Stringent licencing and regulations – Mpesa business faces a lot of stringent licencing and regulatory regime to operate. Initially there is the branding and security features i.e. metal grills and all for security (which is overrated anyway) to having high business permits licence fees mostly twice a normal shops rates charged by local governments who seem to believe that mpesa businesses are cash cows. This result in high operation costs that cannot be recovered from the meager commissions paid.

System failures – Although this does not occur often, when it does it costs operators losses since system delays discourage customers from transacting. Also the system at times reverses transactions meaning that for a customer who had withdrawn money and was given cash, the system will reverse the transaction crediting back the customers account and debiting the mpesa operator yet the customer already received cash and left. It the customer withdraws the same amount again elsewhere then safaricon does not help the operator recover meaning it’s a loss to him although the whole problems was safaricons system fault. Why should they set the system to reverse any transaction itself without human interference? Again sometimes reaching customer care during times of crisis is usually imposible or simply takes too much time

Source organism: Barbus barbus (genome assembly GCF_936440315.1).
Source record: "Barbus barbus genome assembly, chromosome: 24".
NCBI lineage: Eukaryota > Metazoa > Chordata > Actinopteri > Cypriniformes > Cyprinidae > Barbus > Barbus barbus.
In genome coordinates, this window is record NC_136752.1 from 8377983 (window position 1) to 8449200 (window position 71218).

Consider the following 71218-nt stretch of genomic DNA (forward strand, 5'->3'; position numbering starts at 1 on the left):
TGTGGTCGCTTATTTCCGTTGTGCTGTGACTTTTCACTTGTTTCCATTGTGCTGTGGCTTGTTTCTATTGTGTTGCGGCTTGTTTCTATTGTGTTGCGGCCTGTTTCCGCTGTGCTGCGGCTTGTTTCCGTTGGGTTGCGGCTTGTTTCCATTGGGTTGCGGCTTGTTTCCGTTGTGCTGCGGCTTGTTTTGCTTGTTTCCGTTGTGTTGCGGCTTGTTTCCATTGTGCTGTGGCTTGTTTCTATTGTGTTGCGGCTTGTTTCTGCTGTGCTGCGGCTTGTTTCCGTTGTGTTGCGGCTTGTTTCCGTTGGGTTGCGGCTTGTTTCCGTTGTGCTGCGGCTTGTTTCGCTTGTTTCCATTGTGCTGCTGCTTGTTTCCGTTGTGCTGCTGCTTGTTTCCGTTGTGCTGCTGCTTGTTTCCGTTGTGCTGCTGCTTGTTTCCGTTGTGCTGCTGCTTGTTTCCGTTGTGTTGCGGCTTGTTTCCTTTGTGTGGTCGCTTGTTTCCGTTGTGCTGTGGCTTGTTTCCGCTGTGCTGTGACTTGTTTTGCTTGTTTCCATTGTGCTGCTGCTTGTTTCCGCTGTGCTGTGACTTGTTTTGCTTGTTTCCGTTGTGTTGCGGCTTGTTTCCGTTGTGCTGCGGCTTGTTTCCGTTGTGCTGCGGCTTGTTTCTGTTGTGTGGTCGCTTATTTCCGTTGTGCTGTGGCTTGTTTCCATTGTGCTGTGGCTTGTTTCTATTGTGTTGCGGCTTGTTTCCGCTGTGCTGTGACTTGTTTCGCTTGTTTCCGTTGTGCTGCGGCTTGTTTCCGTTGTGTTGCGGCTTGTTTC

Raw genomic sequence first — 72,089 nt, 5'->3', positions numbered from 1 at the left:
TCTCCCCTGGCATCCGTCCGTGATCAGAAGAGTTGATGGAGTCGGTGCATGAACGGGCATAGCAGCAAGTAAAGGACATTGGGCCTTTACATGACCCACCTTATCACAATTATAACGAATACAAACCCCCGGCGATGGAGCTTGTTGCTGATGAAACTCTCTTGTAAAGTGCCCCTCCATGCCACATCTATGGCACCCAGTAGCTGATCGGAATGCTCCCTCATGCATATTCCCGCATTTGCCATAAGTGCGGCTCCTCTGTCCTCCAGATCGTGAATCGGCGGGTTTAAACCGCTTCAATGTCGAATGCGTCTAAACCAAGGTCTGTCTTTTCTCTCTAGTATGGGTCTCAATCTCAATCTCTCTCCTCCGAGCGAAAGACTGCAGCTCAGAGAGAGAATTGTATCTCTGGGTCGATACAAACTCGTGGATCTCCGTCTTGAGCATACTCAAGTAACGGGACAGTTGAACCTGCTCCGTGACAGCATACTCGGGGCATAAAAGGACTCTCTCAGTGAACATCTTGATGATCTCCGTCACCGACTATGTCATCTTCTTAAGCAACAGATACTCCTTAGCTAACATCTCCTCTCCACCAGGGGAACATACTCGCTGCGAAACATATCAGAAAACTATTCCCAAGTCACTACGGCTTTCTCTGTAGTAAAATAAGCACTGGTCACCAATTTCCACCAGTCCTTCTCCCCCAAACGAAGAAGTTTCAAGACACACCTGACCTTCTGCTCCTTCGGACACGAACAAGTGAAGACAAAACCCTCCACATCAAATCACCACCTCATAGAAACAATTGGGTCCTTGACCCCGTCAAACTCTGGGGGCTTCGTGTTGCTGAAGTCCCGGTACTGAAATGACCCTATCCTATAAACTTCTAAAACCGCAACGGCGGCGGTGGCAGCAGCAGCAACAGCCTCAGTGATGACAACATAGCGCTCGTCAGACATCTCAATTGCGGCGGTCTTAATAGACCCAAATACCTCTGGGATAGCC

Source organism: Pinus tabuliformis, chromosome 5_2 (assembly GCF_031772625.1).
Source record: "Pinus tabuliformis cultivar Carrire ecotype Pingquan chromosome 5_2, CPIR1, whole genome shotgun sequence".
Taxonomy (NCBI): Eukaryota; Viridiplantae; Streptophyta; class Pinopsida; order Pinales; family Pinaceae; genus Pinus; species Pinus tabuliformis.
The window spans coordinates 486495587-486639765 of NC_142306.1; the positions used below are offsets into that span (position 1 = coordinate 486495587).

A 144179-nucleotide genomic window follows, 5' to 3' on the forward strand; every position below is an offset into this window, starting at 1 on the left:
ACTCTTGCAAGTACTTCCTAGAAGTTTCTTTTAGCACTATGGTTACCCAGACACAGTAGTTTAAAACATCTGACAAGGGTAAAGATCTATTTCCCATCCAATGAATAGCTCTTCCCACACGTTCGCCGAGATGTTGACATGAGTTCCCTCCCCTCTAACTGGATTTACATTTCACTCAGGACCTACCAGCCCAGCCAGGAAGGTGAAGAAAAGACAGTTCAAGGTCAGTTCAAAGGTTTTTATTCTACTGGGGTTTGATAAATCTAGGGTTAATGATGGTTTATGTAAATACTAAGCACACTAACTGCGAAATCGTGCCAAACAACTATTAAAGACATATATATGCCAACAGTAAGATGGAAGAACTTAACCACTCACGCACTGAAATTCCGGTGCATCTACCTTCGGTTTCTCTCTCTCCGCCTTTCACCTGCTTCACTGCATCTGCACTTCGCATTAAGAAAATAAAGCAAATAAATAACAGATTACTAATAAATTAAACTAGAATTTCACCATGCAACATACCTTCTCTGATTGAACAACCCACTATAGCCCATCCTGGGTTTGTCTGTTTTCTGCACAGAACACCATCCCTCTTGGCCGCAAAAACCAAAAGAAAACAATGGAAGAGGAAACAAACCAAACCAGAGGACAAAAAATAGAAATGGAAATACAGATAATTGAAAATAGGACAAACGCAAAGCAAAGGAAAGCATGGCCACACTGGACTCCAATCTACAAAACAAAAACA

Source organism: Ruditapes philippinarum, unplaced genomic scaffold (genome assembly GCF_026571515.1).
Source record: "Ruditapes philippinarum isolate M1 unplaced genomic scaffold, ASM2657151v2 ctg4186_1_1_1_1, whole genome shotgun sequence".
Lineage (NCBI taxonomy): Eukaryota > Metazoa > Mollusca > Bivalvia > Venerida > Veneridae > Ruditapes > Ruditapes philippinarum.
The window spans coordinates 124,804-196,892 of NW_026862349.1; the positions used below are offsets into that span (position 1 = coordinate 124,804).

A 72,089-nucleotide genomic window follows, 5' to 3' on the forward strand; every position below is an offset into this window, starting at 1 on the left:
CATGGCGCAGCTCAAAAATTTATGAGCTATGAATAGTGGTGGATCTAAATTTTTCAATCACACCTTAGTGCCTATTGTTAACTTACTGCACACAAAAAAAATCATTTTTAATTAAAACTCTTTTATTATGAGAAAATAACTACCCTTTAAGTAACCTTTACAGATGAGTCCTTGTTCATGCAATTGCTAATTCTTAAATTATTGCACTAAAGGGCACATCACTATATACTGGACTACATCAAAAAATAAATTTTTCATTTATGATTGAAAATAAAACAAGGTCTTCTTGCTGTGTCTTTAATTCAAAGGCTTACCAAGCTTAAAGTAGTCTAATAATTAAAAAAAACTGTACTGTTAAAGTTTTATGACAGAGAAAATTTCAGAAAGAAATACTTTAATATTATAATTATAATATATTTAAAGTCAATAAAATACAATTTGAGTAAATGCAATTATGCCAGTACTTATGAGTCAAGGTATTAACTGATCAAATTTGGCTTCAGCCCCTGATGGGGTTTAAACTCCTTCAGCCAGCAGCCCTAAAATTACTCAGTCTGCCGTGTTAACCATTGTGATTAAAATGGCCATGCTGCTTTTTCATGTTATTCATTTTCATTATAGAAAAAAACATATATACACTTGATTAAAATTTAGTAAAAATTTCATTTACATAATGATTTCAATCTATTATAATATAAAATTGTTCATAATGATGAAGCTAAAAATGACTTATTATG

Conclusion – Mpesa business both as an agent or a sub agent is simply not worth it. Returns are low and risks are too high. You would rather put that money in another worthwhile venture


This is a good read.

Ungeachia hapo.
You cannot survive on MPESA business alone…but you can use it to attract customers to buy your other goods.

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Mpesa is not intended to be a ‘stand-alone’ kind of business.

As in real estate, there are three important things,

  1. Location
  2. Location
  3. Location.

The main reason why it cannot stand alone is because of the low commision structure plus commission clawbacks. Location itself is nothing in the face of a low commission structure by safaricon. Remember the more prime the location the higher the rent

Even in the absence of ‘clawback’ it still wouldn’t stand alone. For it to do so, the commissions would be high and where do these come from? Transaction fees of course!!

The man with the gold makes the rules

What is clear is that safaricon is an exploitative capitalist organisation and this can be seen in its many products especially the expensive internet and bundles saga. The only reason the con survives is because the competition fails miserably. Even profit margins on airtime is negligible, for example the ksh 100 card gives you ksh 5 only. The get to keep a whooping 95 for which if you deduct tax n costs then you realise on that card the keep at least ksh 65. And what are their costs? Negligible. Si afadhali uuze mikate. All the same they keep crucial communication costs deliberately high for this economy at the persuit of mega profits. I blame lack of proper regulatory framework. Just like the banks and the interest rate spread

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The government has failed to protect it citizens from all corners.
Si terrorist, muggers, carjackers, rapist, corporate exploitation, land grabbers, corrupt public service, drug dealers and peddlers.
It is terrible bussiness being a Kenyan citizen.

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The government is there to protect and facilitate business for Safaricom and its owners and other similar entities. The government is there to keep you and others like you from destroying the green monster, landgrabbers, drug dealers etc.